October is…… And, the winner is ……

You could say that October is Science Month!

Next week features the announcements of the Nobel Prizes.  So, look for a number of science related stories and features from various science organizations and businesses.  You can anticipate that the news will be filled with science applications connected to the winners of the Prizes in medicine, chemistry and physics.

Additionally, October generally features announcements for various science competitions.  Check out the Intel, Siemens and other notable companies as they begin to announce their regional and national activities.  (You can also check out Discovery Channel, National Geographic, and Science Channel – for many activities, lesson plans, etc.)  There are sites with monthly themes such as the Siemens Science Day in addition to topic specific sites.


October features National Chemistry Week (October 19-25, 2014).  This years theme is the Sweet Side of Chemistry – Candy.  There are a number of activities planned around the United States.  These will be hosted by Local Sections of the American Chemical Society, as well as Student Chemistry Clubs.  You can find teacher resources and associated materials at the American Chemical Society NCW website.  Of particular note – related to this NCW topic – was the dedication of the second National Chemical Historic Landmark related to the production of sugar on October 1.  This Landmark recognizes the work of Rachel Holloway Lloyd, a woman chemist.  (The first recognized the work of Norbert Rillieux, whose birth record states “Norbert Rillieux, quadroon libre, natural son of Vincent Rillieux and Constance Vivant. Born March 17, 1806. Baptized in St. Louis Cathedral by Pere Antoine.”  More information about the work and life of Rillieux can be found here.)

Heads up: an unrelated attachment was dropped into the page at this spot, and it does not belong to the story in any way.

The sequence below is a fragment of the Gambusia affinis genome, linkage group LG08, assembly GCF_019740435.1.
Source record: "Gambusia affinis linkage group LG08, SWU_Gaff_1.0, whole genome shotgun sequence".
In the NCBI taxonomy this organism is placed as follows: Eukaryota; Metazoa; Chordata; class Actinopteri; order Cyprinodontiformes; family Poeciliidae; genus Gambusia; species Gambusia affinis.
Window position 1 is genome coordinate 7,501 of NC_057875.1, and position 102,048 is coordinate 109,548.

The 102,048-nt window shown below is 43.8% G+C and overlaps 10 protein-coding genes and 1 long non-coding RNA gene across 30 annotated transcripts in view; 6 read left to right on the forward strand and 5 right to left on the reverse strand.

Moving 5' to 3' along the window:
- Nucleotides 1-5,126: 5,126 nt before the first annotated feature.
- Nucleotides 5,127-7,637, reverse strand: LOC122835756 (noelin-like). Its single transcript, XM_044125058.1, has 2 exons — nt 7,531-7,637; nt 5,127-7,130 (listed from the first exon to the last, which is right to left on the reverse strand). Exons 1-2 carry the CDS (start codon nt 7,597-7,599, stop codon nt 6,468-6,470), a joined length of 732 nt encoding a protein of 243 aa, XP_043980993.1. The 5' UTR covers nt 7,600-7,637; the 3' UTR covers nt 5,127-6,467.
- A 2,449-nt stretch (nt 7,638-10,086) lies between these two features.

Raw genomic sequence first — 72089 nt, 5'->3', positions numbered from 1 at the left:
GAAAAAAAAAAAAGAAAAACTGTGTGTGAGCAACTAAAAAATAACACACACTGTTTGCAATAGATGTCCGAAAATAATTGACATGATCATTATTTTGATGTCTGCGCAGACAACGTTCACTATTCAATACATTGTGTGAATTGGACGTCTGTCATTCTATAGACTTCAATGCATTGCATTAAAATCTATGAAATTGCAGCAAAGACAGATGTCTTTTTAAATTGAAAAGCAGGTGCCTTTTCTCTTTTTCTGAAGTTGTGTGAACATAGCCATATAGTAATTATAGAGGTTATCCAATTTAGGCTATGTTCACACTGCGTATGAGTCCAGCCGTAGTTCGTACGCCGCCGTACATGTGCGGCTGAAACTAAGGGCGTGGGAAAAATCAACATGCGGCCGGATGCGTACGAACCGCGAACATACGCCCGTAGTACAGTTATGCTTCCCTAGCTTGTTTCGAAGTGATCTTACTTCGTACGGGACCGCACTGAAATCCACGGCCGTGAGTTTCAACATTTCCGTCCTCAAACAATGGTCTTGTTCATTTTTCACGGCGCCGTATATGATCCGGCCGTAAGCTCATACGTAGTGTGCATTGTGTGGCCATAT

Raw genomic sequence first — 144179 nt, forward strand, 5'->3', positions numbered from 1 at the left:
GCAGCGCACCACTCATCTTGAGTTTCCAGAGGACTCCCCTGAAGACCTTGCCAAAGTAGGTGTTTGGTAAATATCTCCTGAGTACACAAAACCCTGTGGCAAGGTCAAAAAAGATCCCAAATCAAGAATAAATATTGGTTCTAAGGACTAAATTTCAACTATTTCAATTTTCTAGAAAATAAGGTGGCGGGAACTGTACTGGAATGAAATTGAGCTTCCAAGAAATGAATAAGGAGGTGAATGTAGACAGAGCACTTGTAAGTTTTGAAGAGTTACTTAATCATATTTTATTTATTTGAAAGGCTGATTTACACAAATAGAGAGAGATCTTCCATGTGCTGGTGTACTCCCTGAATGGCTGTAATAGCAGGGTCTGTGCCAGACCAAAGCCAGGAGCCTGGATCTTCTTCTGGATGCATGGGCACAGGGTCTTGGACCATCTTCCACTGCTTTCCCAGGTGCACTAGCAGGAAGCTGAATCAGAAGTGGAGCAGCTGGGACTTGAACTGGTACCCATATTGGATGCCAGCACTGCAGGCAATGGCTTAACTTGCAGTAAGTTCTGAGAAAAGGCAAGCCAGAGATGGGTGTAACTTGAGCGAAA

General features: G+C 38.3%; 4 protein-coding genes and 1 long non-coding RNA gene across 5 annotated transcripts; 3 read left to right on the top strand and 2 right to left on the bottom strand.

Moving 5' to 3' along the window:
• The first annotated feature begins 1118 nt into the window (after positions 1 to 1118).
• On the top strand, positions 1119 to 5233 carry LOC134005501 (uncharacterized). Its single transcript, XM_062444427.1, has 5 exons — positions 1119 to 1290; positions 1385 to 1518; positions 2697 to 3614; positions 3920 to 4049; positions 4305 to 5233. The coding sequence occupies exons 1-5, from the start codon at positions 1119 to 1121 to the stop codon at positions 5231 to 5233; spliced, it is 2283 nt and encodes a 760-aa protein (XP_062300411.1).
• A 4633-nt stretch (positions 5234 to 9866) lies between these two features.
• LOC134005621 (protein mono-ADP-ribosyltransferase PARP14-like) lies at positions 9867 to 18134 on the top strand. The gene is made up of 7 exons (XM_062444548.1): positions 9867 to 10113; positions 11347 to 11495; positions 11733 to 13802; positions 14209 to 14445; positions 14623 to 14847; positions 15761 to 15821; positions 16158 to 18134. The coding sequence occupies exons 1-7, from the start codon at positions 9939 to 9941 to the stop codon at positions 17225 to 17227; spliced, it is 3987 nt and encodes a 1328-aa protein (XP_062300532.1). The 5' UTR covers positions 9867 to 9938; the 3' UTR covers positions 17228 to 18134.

October is a great time for slime, glowing science, bubbling punch, and other fun home/class experiments.  Take a few minutes to do a quick search of the American Chemical Society education resources while you are looking at the Sweet Side of Chemistry – to find a bunch of “goolish” fun activities.  (You can also find sites related to Zombies, Bone Chilling Science, Vampires, and even a bit of graveyard science.)

Have fun and don’t forget to stay safe!  (PS if you need safety resources you can always pick up a copy of Staying Safe while Conducting Hands-On Science.)

Fun Activities for November

Now that Halloween has past and we are beginning to look toward the holiday season – there are a number of activities that can be integrated into any curriculum.  In the northern hemisphere – fall colors are in full display.  In North America – Canada and the US – Thanksgiving is just around the corner. And, the summer season is starting in the southern hemisphere.

So here are some ideas for some fun science!

Natural dyes are great this time of year – as fruits, berries and spices are abound.  The Learning Channel has a “how stuff works” activity on natural dyes. There is an integrated science-art lesson plan from the University of Minnesota.   And, there is a quick article from Gardening Know How, which will help you to integrate science into everyday life.

While food science is fun any time of year – in the US and Canada – November is a feasting month.  Chemistry and physics abound in the kitchen – look for anything written by Shirley Corriher (Cookwise and Bakewise) – she has wonderful descriptions of what is happening during the cooking and baking.  Penn State has a list of several food science activities.  The American Chemical Society has an activity page for food as well.

So have fun in November – doing great science while playing in the kitchen.

Don’t forget to stay safe while conducting any hands-on activities with children.  These activities should be conducted under the supervision of an adult and should be reviewed prior to conducting them.  For more safety tips for hands-on activities.  Return to http://www.sophicpursuits.com/Educational-Materials.html.

Need some fun Halloween Activities or Demonstrations

The American Chemical Society has a great page of fun Halloween based activities, demonstrations and experiments – you can find them at http://www.acs.org/content/acs/en/education/students/highschool/chemistryclubs/activities/chemclub-halloween-activities.html#P25_2879

But – remember that many of the activities need to be done under direct supervision of an adult or teacher.  You can also find – safety tips and resources on the ACS pages or from Sophic Pursuits